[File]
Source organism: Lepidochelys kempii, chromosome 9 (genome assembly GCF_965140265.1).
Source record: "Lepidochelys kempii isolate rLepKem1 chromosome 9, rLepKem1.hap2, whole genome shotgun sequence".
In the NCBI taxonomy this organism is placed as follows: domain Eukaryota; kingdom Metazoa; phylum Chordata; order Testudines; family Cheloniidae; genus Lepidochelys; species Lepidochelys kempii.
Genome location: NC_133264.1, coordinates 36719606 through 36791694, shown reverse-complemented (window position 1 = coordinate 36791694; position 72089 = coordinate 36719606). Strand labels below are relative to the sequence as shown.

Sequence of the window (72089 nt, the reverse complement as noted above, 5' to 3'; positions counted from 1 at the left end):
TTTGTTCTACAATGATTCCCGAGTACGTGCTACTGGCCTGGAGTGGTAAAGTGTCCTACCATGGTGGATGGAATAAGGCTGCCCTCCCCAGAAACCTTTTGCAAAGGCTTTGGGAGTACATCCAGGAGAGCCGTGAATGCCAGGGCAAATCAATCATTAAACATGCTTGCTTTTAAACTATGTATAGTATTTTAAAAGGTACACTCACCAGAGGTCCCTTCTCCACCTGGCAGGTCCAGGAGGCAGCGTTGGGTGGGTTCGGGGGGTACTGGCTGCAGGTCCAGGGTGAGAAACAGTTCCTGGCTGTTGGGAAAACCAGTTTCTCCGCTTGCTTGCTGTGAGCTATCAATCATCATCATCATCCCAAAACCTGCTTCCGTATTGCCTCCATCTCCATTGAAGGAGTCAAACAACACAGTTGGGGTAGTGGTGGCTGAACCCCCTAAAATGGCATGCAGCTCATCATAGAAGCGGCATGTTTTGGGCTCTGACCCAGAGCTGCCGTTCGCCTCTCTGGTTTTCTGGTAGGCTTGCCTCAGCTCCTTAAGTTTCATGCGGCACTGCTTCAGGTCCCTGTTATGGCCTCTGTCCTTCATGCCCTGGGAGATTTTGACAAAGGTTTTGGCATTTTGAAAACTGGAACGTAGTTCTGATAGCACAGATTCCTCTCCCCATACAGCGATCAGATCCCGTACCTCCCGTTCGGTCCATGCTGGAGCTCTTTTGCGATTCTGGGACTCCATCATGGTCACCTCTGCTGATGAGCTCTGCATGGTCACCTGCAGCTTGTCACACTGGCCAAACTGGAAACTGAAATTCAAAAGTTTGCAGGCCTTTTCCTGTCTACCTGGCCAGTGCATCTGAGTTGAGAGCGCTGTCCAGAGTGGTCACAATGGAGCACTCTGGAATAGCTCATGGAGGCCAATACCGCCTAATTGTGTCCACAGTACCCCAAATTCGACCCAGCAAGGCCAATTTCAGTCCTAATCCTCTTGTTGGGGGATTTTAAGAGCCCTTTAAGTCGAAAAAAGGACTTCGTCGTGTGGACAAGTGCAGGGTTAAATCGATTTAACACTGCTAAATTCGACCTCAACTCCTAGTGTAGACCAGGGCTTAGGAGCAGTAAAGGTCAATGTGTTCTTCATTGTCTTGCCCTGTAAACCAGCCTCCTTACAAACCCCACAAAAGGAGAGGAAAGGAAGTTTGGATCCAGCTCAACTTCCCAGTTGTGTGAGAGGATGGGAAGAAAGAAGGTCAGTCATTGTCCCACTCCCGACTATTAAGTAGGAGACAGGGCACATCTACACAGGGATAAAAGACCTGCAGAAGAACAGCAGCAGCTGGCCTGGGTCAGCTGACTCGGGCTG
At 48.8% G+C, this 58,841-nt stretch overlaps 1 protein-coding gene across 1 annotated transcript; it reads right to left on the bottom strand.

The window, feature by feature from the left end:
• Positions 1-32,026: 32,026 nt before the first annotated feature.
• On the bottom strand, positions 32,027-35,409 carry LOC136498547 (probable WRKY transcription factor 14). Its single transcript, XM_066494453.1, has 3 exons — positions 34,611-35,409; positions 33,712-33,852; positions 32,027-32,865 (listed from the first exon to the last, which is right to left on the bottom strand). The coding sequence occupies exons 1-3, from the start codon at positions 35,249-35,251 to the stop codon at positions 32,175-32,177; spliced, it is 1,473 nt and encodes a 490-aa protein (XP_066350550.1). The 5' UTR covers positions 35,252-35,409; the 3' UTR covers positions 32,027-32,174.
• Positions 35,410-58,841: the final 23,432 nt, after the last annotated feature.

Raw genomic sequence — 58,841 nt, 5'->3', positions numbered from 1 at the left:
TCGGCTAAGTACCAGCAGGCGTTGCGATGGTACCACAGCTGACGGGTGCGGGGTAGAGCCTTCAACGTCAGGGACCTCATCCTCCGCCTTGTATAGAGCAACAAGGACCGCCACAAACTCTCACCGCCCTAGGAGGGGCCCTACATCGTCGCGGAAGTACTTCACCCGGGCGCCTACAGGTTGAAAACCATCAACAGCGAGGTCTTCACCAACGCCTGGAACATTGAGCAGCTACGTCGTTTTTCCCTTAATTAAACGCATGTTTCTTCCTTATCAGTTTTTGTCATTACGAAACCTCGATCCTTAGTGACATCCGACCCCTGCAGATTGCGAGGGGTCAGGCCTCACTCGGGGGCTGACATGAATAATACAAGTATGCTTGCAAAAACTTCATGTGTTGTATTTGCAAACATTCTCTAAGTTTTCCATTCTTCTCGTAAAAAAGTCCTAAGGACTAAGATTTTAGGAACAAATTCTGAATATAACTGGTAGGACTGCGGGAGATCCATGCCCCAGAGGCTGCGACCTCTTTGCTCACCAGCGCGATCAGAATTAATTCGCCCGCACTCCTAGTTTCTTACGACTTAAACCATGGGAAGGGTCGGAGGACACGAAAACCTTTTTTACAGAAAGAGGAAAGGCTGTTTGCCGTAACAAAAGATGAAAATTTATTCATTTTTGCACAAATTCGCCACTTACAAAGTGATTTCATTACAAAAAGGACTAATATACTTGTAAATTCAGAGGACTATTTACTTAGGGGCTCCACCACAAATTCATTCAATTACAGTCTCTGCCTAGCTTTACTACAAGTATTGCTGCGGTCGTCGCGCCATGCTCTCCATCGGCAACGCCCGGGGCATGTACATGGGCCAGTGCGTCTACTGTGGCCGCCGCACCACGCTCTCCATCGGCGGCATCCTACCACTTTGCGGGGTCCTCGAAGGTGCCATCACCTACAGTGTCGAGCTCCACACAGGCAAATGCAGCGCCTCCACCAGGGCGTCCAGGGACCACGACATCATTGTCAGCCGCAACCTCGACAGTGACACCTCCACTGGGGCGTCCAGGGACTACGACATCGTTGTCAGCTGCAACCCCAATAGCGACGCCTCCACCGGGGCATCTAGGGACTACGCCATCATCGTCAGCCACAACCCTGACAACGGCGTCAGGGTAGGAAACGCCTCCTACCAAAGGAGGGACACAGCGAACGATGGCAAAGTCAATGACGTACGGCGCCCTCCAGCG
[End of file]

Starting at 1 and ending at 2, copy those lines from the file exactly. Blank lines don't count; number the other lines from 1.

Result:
Source organism: Lepidochelys kempii, chromosome 9 (genome assembly GCF_965140265.1).
Source record: "Lepidochelys kempii isolate rLepKem1 chromosome 9, rLepKem1.hap2, whole genome shotgun sequence".